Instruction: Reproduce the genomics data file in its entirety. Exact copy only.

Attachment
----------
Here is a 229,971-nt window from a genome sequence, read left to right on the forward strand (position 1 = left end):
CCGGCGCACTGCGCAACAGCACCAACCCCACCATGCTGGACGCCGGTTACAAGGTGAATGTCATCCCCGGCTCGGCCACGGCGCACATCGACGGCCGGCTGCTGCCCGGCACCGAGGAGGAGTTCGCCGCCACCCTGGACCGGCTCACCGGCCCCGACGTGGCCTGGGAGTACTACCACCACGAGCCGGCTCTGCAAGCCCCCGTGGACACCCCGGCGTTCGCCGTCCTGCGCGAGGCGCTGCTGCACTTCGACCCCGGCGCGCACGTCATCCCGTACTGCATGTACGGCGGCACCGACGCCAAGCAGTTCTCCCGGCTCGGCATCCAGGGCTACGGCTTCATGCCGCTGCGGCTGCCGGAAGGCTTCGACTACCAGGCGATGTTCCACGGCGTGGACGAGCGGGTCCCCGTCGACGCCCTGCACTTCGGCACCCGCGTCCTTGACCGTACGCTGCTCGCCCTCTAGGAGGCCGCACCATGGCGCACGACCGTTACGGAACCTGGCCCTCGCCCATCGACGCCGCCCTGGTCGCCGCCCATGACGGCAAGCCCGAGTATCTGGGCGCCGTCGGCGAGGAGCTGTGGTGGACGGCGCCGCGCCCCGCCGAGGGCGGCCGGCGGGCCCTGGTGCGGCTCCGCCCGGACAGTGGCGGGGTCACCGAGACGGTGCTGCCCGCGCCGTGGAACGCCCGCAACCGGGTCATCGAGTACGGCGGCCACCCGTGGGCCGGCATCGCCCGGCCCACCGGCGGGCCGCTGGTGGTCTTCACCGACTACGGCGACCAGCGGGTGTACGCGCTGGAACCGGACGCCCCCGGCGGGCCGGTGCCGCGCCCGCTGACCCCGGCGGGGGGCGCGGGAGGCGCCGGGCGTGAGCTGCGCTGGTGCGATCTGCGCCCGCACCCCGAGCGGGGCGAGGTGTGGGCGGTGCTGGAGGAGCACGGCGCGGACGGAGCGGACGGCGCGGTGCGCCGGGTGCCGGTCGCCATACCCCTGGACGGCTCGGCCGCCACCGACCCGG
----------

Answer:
Here is a 229,971-nt window from a genome sequence, read left to right on the forward strand (position 1 = left end):
CCGGCGCACTGCGCAACAGCACCAACCCCACCATGCTGGACGCCGGTTACAAGGTGAATGTCATCCCCGGCTCGGCCACGGCGCACATCGACGGCCGGCTGCTGCCCGGCACCGAGGAGGAGTTCGCCGCCACCCTGGACCGGCTCACCGGCCCCGACGTGGCCTGGGAGTACTACCACCACGAGCCGGCTCTGCAAGCCCCCGTGGACACCCCGGCGTTCGCCGTCCTGCGCGAGGCGCTGCTGCACTTCGACCCCGGCGCGCACGTCATCCCGTACTGCATGTACGGCGGCACCGACGCCAAGCAGTTCTCCCGGCTCGGCATCCAGGGCTACGGCTTCATGCCGCTGCGGCTGCCGGAAGGCTTCGACTACCAGGCGATGTTCCACGGCGTGGACGAGCGGGTCCCCGTCGACGCCCTGCACTTCGGCACCCGCGTCCTTGACCGTACGCTGCTCGCCCTCTAGGAGGCCGCACCATGGCGCACGACCGTTACGGAACCTGGCCCTCGCCCATCGACGCCGCCCTGGTCGCCGCCCATGACGGCAAGCCCGAGTATCTGGGCGCCGTCGGCGAGGAGCTGTGGTGGACGGCGCCGCGCCCCGCCGAGGGCGGCCGGCGGGCCCTGGTGCGGCTCCGCCCGGACAGTGGCGGGGTCACCGAGACGGTGCTGCCCGCGCCGTGGAACGCCCGCAACCGGGTCATCGAGTACGGCGGCCACCCGTGGGCCGGCATCGCCCGGCCCACCGGCGGGCCGCTGGTGGTCTTCACCGACTACGGCGACCAGCGGGTGTACGCGCTGGAACCGGACGCCCCCGGCGGGCCGGTGCCGCGCCCGCTGACCCCGGCGGGGGGCGCGGGAGGCGCCGGGCGTGAGCTGCGCTGGTGCGATCTGCGCCCGCACCCCGAGCGGGGCGAGGTGTGGGCGGTGCTGGAGGAGCACGGCGCGGACGGAGCGGACGGCGCGGTGCGCCGGGTGCCGGTCGCCATACCCCTGGACGGCTCGGCCGCCACCGACCCGG